How to Use a Public Bathroom Safely
Many people are hesitant to use public restrooms because they are worried about contracting diseases and germs. Using a toilet cubicle in a public washroom may be an unpleasant experience. Several types of dangerous bacteria, such as E.coli, salmonella, coliform, rotavirus, and cold virus, can be found in public restrooms. These bacteria do not live long outside the body and are no more hazardous than the germs found in a typical home. Though not all public toilets are made equal, and some will be dirtier than others, you should be able to avoid getting too near to bacteria or germs if you seek a clean bathroom and observe proper bathroom etiquette.
Find out where the cleanest public bathrooms are.
To avoid coming into touch with bacteria and germs. Use only bathroom stalls in hospitals and buildings that are cleaned regularly. Because disinfectants are used frequently and liberally in hospitals, the toilet stalls are generally the cleanest. Avoid using the restrooms at airports if at all possible. Airports are high-traffic locations, and owing to the huge amount of people using them throughout the day, the toilets may not be clean enough.
Also, stay away from the restrooms on planes. People find it difficult to wash their hands in airplane toilets since they are so tiny. Bacteria thrive on high-touch surfaces as a result of this.
Make a beeline for the first stall.
Because people choose the middle and final stalls for solitude, use the first stall to reduce your exposure to bacteria and germs.
It will most likely be less utilized and cleaner than the other restroom stalls.
Do not leave anything on the bathroom floor.
According to a study, the bathroom floor has the greatest concentration of germs in public restrooms. The sanitary napkin disposals, sinks, and water taps in bathrooms have the second greatest concentration of bacteria.
Hang your bag or coat on the hook instead of putting it on the floor, or leave it outside with a friend while you use the restroom to avoid taking up any bacteria or germs.
If there isn’t a hook on the back of the stall door, wear your coat or hang your purse over your neck while using the restroom.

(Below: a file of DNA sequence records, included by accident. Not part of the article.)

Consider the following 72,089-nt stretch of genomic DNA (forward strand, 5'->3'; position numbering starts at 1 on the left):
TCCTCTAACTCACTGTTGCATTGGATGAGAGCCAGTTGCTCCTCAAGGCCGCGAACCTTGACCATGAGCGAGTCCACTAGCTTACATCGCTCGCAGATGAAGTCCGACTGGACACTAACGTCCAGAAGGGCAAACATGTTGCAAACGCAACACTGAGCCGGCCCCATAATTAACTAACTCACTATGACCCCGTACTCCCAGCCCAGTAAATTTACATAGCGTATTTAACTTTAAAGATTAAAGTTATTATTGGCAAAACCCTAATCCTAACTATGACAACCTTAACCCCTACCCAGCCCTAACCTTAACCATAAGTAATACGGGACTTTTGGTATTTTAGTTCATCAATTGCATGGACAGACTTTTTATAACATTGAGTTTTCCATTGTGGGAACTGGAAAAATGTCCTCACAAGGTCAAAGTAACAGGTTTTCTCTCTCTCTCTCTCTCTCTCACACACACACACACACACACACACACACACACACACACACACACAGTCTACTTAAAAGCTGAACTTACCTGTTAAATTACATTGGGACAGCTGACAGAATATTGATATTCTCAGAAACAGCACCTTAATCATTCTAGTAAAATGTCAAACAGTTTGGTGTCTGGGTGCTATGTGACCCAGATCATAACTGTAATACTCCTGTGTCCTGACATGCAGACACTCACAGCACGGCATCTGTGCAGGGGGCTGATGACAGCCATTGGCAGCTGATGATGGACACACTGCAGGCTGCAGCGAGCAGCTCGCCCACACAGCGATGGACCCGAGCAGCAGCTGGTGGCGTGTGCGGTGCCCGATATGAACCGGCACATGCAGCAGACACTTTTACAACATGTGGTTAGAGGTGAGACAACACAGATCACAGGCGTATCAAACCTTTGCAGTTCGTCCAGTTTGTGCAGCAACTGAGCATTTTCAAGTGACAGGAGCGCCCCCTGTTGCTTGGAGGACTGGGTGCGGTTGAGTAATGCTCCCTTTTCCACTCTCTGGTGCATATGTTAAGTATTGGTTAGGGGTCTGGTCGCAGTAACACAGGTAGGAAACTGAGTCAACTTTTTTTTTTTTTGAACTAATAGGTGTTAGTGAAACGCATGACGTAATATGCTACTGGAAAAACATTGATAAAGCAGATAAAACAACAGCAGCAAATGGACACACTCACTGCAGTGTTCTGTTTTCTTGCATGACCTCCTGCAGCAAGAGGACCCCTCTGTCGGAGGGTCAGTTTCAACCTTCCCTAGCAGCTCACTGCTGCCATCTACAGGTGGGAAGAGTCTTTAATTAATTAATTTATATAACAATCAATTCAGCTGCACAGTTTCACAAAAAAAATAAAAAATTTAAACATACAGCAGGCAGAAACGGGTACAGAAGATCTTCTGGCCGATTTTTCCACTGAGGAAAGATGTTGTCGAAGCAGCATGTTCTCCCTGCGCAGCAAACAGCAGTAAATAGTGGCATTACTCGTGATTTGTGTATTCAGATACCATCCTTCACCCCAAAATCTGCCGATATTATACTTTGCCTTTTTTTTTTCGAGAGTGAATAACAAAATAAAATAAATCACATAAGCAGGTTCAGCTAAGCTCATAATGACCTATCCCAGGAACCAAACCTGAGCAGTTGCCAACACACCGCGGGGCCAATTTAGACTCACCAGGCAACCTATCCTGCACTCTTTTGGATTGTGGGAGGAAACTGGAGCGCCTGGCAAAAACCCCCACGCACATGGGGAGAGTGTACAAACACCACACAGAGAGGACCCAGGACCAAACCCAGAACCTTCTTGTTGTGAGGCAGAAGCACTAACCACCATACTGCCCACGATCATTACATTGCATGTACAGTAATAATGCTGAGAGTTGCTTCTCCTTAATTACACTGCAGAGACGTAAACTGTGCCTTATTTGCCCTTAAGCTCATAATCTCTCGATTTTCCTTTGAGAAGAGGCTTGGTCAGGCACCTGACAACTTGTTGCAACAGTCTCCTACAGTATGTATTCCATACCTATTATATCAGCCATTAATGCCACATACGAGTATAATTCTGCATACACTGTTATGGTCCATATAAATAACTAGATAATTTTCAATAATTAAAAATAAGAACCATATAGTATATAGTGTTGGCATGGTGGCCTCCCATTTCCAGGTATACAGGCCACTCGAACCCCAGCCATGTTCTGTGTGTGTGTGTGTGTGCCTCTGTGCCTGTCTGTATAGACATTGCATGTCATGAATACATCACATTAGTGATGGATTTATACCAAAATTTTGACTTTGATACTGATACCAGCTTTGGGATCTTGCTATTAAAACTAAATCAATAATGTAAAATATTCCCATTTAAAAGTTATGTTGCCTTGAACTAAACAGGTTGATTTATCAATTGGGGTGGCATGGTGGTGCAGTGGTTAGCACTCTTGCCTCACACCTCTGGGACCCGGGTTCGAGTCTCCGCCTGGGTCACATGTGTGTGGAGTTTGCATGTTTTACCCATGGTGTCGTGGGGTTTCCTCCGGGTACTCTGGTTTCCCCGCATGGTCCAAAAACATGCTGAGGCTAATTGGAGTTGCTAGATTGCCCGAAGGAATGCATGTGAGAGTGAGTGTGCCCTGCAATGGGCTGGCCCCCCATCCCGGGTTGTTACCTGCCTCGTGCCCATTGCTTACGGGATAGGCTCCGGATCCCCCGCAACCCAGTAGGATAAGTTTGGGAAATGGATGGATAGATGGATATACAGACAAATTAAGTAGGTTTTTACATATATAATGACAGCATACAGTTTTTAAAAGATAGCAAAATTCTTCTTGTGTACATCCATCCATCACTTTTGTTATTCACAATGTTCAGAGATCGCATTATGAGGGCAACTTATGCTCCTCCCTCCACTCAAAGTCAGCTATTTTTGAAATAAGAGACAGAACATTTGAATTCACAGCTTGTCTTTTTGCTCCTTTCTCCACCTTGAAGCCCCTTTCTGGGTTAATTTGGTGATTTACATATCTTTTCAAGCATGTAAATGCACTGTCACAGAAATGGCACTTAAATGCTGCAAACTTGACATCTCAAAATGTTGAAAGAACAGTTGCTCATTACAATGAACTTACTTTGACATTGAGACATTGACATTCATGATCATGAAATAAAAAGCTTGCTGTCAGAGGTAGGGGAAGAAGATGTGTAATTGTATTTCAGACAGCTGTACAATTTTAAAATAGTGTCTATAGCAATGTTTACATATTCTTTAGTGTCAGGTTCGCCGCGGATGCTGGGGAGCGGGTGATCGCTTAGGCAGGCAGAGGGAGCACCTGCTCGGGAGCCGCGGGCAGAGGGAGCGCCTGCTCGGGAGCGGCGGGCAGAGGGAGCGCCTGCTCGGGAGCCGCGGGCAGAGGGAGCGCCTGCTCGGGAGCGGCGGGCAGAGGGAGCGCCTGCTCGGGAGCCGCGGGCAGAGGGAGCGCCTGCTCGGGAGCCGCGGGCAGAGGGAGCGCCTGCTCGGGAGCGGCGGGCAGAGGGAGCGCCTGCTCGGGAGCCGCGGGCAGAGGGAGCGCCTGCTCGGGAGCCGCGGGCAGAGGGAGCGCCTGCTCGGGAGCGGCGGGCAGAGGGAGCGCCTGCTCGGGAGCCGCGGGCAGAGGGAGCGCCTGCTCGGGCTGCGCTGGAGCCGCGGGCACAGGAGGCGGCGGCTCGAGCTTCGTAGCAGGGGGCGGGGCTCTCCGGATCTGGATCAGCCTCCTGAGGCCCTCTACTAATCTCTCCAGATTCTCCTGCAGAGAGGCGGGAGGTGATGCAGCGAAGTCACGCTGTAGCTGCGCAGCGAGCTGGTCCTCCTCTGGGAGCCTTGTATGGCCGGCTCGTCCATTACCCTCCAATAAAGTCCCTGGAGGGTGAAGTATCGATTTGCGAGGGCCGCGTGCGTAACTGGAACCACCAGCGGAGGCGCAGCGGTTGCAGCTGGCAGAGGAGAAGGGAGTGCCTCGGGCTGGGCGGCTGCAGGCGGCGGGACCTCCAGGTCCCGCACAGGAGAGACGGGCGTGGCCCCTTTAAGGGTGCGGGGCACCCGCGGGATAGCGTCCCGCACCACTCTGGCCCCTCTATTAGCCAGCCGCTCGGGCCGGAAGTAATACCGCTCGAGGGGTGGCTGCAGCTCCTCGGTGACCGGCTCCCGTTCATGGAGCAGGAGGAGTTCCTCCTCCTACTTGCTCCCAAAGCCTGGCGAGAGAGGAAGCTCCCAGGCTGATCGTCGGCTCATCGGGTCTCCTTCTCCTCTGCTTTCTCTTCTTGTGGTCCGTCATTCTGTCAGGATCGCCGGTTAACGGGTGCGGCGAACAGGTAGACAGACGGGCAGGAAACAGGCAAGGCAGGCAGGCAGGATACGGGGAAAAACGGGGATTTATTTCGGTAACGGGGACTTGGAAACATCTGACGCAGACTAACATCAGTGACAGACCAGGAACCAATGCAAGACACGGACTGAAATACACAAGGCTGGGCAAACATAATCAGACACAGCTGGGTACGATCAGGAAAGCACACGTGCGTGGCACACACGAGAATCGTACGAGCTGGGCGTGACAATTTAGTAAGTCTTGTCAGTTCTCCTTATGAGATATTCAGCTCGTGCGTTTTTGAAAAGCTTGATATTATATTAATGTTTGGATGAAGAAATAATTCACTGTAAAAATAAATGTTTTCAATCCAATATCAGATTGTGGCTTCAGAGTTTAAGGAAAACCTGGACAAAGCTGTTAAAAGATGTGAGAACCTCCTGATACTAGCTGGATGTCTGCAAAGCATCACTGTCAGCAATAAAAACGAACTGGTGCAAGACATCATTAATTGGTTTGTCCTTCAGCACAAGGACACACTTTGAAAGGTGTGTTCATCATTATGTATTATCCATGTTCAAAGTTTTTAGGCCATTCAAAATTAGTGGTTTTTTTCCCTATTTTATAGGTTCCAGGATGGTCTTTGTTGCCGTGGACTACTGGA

Sitting on the toilet seat is not a bad idea.
Although skin contact with urine or feces on the toilet seat is unpleasant, there are no obvious health risks. When you contact restroom surfaces with your hands and then don’t wash them, you’re more likely to take up germs and bacteria than when you touch your bottom skin.
Avoid touching the flush handle or the stall door with your hands if at all possible. Without realizing it, germs may quickly spread from your hands to your face or lips.
After using the restroom, wash your hands.
Although it may seem self-evident, it is critical to wash your hands thoroughly after using a public restroom stall. This will greatly reduce the transfer of germs and feces from your hands to your face, mouth, or eyes via toilet surfaces.
Use soap and lather your hands for 20 seconds to adequately wash your hands.
Hands should be thoroughly rinsed and dried with a paper towel or a hand dryer.
As you exit the restroom, avoid touching the door to avoid picking up any more germs or bacteria from those who didn’t wash their hands.
Limit your touch with objects like doorknobs and sinks.
If possible, limit your touch with restroom surfaces to avoid picking up bacteria or germs on your hands. If available, use the automated soap dispenser and the automatic taps to wash your hands.
It’s also a good idea to avoid touching the paper towel dispenser on your way out of the restroom with an automated hand drier.